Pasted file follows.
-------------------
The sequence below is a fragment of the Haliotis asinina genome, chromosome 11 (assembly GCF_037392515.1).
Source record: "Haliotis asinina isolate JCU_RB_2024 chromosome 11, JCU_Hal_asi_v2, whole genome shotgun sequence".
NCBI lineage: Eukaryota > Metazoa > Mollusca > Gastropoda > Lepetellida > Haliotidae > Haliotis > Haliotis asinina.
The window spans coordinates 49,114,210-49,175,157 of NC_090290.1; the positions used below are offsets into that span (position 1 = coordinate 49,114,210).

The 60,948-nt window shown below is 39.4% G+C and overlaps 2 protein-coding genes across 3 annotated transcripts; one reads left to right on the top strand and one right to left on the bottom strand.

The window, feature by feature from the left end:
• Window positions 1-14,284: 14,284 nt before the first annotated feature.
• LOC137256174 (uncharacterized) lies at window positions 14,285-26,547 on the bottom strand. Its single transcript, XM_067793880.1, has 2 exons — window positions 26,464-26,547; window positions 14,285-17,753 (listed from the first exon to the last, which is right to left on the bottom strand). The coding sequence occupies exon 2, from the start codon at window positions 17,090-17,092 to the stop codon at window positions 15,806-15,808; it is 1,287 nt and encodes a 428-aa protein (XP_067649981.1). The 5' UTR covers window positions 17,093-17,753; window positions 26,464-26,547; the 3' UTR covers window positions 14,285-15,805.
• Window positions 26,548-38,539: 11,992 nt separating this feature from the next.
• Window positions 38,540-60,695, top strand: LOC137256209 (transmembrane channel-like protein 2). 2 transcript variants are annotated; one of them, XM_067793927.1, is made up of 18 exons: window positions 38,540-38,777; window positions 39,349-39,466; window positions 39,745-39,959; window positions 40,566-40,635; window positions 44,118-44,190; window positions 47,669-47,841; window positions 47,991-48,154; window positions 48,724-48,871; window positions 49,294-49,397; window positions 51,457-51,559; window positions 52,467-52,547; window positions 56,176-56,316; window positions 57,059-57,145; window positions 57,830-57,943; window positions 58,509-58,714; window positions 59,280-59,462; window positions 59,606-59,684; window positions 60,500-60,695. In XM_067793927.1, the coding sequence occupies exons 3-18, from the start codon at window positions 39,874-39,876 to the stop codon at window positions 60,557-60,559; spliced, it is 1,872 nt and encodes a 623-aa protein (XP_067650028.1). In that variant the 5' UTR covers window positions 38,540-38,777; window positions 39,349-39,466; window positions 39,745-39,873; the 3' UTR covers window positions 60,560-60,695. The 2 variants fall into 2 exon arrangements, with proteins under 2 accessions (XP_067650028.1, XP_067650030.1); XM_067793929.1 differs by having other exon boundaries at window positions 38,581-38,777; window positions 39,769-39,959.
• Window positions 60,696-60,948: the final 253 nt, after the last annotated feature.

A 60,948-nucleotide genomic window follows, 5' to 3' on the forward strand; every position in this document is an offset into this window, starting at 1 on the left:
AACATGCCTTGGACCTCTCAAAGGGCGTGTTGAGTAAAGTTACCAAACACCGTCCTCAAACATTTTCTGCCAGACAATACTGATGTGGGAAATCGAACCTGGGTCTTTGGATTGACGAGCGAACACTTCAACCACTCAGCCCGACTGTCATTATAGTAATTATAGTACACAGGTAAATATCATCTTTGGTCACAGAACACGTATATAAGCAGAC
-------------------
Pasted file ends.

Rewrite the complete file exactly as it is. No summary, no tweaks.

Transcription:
The sequence below is a fragment of the Haliotis asinina genome, chromosome 11 (assembly GCF_037392515.1).
Source record: "Haliotis asinina isolate JCU_RB_2024 chromosome 11, JCU_Hal_asi_v2, whole genome shotgun sequence".
NCBI lineage: Eukaryota > Metazoa > Mollusca > Gastropoda > Lepetellida > Haliotidae > Haliotis > Haliotis asinina.
The window spans coordinates 49,114,210-49,175,157 of NC_090290.1; the positions used below are offsets into that span (position 1 = coordinate 49,114,210).

The 60,948-nt window shown below is 39.4% G+C and overlaps 2 protein-coding genes across 3 annotated transcripts; one reads left to right on the top strand and one right to left on the bottom strand.

The window, feature by feature from the left end:
• Window positions 1-14,284: 14,284 nt before the first annotated feature.
• LOC137256174 (uncharacterized) lies at window positions 14,285-26,547 on the bottom strand. Its single transcript, XM_067793880.1, has 2 exons — window positions 26,464-26,547; window positions 14,285-17,753 (listed from the first exon to the last, which is right to left on the bottom strand). The coding sequence occupies exon 2, from the start codon at window positions 17,090-17,092 to the stop codon at window positions 15,806-15,808; it is 1,287 nt and encodes a 428-aa protein (XP_067649981.1). The 5' UTR covers window positions 17,093-17,753; window positions 26,464-26,547; the 3' UTR covers window positions 14,285-15,805.
• Window positions 26,548-38,539: 11,992 nt separating this feature from the next.
• Window positions 38,540-60,695, top strand: LOC137256209 (transmembrane channel-like protein 2). 2 transcript variants are annotated; one of them, XM_067793927.1, is made up of 18 exons: window positions 38,540-38,777; window positions 39,349-39,466; window positions 39,745-39,959; window positions 40,566-40,635; window positions 44,118-44,190; window positions 47,669-47,841; window positions 47,991-48,154; window positions 48,724-48,871; window positions 49,294-49,397; window positions 51,457-51,559; window positions 52,467-52,547; window positions 56,176-56,316; window positions 57,059-57,145; window positions 57,830-57,943; window positions 58,509-58,714; window positions 59,280-59,462; window positions 59,606-59,684; window positions 60,500-60,695. In XM_067793927.1, the coding sequence occupies exons 3-18, from the start codon at window positions 39,874-39,876 to the stop codon at window positions 60,557-60,559; spliced, it is 1,872 nt and encodes a 623-aa protein (XP_067650028.1). In that variant the 5' UTR covers window positions 38,540-38,777; window positions 39,349-39,466; window positions 39,745-39,873; the 3' UTR covers window positions 60,560-60,695. The 2 variants fall into 2 exon arrangements, with proteins under 2 accessions (XP_067650028.1, XP_067650030.1); XM_067793929.1 differs by having other exon boundaries at window positions 38,581-38,777; window positions 39,769-39,959.
• Window positions 60,696-60,948: the final 253 nt, after the last annotated feature.

A 60,948-nucleotide genomic window follows, 5' to 3' on the forward strand; every position in this document is an offset into this window, starting at 1 on the left:
AACATGCCTTGGACCTCTCAAAGGGCGTGTTGAGTAAAGTTACCAAACACCGTCCTCAAACATTTTCTGCCAGACAATACTGATGTGGGAAATCGAACCTGGGTCTTTGGATTGACGAGCGAACACTTCAACCACTCAGCCCGACTGTCATTATAGTAATTATAGTACACAGGTAAATATCATCTTTGGTCACAGAACACGTATATAAGCAGAC